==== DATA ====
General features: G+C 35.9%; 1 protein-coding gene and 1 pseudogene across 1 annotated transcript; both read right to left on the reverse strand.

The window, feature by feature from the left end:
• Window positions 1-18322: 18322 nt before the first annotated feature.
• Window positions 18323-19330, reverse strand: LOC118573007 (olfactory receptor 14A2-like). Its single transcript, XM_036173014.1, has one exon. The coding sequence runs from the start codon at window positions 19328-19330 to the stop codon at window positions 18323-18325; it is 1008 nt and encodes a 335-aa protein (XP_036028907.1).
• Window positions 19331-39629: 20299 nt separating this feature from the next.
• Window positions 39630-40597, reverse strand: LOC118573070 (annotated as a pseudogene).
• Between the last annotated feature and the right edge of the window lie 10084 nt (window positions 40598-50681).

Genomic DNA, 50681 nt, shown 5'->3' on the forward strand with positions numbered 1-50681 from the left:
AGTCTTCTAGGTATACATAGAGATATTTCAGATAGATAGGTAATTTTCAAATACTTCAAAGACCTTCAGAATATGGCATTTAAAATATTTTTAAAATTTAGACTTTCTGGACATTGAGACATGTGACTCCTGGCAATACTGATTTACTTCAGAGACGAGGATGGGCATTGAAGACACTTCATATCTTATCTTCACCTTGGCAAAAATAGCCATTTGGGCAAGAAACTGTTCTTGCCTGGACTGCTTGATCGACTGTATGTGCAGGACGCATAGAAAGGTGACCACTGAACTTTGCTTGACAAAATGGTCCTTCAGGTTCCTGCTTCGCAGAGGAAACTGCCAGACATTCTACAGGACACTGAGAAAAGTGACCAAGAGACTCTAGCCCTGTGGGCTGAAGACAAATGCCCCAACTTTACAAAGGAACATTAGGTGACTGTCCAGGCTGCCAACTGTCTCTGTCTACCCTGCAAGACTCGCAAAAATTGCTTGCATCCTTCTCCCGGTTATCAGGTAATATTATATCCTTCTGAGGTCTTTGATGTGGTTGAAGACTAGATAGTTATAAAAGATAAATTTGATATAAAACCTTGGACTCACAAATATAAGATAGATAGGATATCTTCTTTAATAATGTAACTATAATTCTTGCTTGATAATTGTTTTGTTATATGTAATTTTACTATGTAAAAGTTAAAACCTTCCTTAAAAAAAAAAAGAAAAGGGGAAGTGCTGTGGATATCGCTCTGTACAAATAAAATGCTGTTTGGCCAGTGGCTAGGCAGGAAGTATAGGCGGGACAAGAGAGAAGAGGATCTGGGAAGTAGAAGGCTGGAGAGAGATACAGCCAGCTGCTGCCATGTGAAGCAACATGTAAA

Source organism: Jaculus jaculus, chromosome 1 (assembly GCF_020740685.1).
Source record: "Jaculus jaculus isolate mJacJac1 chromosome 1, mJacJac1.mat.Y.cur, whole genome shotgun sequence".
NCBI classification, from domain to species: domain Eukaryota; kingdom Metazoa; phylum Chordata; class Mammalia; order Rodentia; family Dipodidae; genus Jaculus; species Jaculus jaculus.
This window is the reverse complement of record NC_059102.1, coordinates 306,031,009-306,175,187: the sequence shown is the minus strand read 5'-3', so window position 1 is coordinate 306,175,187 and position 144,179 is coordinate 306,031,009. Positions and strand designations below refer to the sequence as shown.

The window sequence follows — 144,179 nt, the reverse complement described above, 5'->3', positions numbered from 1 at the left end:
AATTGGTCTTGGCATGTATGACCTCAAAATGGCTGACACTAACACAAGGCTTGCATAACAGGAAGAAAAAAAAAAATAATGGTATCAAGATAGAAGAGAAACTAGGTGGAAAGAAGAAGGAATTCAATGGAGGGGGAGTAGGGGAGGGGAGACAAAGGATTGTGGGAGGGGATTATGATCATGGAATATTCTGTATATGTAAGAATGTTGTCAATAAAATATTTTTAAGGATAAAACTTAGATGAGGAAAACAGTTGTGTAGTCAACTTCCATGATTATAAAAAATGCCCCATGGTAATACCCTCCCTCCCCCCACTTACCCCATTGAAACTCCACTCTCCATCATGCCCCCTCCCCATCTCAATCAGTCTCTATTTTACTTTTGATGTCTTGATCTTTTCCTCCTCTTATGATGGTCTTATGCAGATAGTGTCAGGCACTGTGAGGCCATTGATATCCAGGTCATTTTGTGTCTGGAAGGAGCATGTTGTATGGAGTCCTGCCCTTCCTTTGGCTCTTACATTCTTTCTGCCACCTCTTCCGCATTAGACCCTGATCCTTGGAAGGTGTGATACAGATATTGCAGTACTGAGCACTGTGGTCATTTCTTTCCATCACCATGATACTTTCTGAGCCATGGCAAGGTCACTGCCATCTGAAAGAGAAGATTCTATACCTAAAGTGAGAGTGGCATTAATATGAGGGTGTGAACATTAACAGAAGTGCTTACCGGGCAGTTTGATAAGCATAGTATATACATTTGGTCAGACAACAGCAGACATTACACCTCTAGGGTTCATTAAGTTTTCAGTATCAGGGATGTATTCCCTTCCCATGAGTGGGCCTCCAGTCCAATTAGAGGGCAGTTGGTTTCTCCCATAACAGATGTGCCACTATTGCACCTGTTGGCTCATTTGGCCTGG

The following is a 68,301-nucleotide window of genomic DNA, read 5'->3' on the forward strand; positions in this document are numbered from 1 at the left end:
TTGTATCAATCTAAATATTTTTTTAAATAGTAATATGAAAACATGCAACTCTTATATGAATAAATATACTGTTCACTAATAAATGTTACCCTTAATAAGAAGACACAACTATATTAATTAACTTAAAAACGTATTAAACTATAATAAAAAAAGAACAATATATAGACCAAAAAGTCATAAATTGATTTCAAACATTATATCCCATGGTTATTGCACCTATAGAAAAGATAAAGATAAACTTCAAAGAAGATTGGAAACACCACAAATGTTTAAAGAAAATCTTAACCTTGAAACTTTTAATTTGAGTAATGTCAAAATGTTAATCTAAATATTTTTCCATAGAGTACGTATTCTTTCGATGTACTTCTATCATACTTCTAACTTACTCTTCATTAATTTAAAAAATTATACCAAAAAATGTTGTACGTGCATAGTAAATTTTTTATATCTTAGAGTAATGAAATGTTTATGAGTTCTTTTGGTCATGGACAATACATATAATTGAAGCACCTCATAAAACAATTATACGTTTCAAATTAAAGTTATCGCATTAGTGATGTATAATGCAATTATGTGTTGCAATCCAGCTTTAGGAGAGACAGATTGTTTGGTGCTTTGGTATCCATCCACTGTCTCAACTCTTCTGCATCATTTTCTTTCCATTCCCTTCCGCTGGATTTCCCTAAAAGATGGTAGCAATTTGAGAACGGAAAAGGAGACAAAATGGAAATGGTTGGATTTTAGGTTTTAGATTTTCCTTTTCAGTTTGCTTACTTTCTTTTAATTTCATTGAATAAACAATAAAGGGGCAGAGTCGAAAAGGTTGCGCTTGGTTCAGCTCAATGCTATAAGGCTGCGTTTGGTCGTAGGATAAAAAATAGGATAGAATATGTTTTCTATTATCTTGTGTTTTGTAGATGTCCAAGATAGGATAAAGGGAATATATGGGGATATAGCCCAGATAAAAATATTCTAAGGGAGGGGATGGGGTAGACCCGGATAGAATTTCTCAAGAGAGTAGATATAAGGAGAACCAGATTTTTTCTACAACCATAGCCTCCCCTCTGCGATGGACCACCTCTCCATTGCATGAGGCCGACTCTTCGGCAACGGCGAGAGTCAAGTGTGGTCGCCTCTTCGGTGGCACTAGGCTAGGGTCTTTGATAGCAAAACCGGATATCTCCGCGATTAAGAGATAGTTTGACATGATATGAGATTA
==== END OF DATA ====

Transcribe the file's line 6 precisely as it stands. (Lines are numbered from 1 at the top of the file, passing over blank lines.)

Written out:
• Window positions 39630-40597, reverse strand: LOC118573070 (annotated as a pseudogene).